Births were down from 10.6 million in 2021, the sixth straight year that the number had fallen, according to the National Bureau of Statistics. China’s overall population now stands at 1.41 billion. By 2035, 400 million people in China are expected to be over 60, accounting for nearly a third of its population.
Labor shortages that will accompany China’s rapidly aging population will also reduce tax revenue and contributions to a pension system that is already under enormous pressure.
Davos: Grift, Cult, or Global Villain?
WEF can hardly be said to be a conspiracy. Davos is one of the most heavily publicized events in the world. Every conference, including this year’s, results in hundreds of articles about the world leaders, celebrities, and billionaires who attend the conference. This year’s 700-plus attendees will include heads of state, including German Chancellor Olaf Scholz, and CEOs, including Larry Fink from Blackrock.
But the WEF has proven to be highly secretive, even as it urges corporations to disclose more information. When Public asked WEF how Klaus Schwab Foundation invests its assets, a WEF spokesperson noted that the Foundation differs from WEF and added, “Swiss law does not require financial reporting for foundations.”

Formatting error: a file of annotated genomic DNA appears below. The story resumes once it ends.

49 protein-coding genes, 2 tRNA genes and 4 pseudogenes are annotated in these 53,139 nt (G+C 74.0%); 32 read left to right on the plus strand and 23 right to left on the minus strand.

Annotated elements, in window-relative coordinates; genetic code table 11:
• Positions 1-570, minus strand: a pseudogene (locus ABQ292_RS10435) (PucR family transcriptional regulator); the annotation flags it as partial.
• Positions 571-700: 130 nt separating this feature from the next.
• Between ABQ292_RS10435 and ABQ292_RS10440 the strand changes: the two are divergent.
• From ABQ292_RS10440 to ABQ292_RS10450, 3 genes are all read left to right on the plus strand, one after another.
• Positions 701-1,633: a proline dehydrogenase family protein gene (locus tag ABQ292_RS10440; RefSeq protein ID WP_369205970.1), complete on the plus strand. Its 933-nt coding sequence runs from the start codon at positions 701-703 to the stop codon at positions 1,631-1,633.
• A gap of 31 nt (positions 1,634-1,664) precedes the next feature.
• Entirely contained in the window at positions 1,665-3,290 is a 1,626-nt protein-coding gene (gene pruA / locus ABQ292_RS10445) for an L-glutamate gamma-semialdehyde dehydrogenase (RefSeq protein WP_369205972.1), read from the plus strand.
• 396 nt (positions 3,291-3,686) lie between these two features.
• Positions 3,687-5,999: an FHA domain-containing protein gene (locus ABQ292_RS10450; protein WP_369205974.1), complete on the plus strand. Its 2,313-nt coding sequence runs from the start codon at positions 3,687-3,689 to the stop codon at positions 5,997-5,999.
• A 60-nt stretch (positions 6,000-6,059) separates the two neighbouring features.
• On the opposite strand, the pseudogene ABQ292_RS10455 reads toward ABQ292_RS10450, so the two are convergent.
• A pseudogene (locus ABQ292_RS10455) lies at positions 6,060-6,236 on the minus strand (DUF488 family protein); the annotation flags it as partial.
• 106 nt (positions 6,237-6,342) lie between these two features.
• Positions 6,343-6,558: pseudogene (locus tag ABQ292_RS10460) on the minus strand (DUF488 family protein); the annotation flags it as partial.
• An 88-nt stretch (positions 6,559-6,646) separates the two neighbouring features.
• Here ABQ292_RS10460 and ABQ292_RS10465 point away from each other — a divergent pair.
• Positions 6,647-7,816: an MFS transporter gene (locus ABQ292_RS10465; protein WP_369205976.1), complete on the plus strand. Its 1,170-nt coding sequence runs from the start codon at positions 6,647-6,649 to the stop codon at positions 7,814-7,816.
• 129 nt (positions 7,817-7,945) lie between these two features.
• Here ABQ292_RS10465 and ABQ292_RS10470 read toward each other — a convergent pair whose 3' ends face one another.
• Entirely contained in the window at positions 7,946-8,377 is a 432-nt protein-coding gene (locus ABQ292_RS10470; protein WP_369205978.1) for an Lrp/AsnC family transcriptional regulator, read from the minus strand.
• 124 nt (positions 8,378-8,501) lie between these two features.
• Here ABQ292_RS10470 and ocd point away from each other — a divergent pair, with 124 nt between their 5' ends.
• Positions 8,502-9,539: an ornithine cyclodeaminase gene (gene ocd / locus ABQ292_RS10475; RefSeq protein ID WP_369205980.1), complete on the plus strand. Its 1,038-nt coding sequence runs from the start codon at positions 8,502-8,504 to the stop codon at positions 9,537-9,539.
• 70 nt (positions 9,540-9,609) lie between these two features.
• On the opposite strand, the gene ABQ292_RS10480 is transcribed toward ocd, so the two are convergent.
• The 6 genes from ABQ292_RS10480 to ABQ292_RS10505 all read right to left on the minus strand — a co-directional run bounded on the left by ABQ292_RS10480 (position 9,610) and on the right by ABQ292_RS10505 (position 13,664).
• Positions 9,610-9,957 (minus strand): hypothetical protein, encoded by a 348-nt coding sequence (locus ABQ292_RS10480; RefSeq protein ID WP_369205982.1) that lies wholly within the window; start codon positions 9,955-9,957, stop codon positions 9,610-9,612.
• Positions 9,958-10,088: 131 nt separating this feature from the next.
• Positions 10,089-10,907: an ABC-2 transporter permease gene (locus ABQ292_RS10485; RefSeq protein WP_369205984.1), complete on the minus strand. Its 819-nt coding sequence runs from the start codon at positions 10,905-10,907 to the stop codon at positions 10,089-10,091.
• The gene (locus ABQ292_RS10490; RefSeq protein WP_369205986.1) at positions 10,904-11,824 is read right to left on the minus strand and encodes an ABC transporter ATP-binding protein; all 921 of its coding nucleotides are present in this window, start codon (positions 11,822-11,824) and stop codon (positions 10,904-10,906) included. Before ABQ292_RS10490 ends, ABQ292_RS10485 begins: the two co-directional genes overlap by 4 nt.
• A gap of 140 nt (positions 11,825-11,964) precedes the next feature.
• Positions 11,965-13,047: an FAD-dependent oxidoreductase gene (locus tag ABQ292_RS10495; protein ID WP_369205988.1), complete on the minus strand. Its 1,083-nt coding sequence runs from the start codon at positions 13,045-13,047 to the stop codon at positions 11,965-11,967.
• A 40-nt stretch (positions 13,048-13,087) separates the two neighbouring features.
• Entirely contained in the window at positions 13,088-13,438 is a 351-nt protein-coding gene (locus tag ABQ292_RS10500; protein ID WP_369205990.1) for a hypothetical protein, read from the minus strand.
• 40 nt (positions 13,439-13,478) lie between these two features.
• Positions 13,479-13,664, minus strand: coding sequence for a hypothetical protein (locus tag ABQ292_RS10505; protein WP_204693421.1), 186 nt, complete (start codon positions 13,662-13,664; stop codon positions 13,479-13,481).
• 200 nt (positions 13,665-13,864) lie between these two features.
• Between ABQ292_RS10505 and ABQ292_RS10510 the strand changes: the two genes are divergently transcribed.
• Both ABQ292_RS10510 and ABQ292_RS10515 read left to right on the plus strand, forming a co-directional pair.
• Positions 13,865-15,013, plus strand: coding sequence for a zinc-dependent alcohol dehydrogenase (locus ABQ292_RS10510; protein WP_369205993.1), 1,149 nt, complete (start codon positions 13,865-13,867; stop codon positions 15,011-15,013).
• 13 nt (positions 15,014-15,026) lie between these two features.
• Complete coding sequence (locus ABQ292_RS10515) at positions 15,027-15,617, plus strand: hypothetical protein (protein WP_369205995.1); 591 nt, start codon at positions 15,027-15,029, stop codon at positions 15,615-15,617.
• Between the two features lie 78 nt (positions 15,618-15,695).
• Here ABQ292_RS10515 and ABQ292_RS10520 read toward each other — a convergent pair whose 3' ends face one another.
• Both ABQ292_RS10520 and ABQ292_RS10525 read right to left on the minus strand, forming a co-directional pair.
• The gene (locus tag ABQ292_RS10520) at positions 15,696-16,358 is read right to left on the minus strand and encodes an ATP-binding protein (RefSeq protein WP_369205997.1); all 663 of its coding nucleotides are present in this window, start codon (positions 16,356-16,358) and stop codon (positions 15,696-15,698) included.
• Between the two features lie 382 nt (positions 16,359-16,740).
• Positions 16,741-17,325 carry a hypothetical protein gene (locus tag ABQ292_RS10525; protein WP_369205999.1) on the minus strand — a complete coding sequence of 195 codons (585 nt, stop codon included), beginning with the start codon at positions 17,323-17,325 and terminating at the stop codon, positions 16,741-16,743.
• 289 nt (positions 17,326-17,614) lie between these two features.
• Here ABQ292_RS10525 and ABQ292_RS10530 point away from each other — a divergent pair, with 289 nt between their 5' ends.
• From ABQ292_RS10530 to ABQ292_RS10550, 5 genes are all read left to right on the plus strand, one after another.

WEF says its wealth is managed by an internal Investment Committee that seeks to incorporate “environmental, social and governance (ESG) criteria in its investment strategy to manage the foundation’s long-term strategic reserves.”
Still, WEF doesn’t engage in even the minimal amount of transparency through public disclosure that it constantly preaches to corporations and philanthropies.
WEF’s 2022 annual report also touts a relationship with an unnamed hedge fund and a portfolio of assets that includes Swiss equities, Swiss bonds, global equities, and precious metals that is in part managed by Al Gore’s Generation Investment Management.
Meanwhile, Schwab has become, without question, one of the most influential men alive. It wasn’t the head of Aspen Institute or even the Secretary-General of the United that was hobnobbing with G-20 world leaders in Indonesia last November. It was Schwab. Photos and videos from the event show Schwab palling around with the Prime Ministers of Britain, Canada, and New Zealand.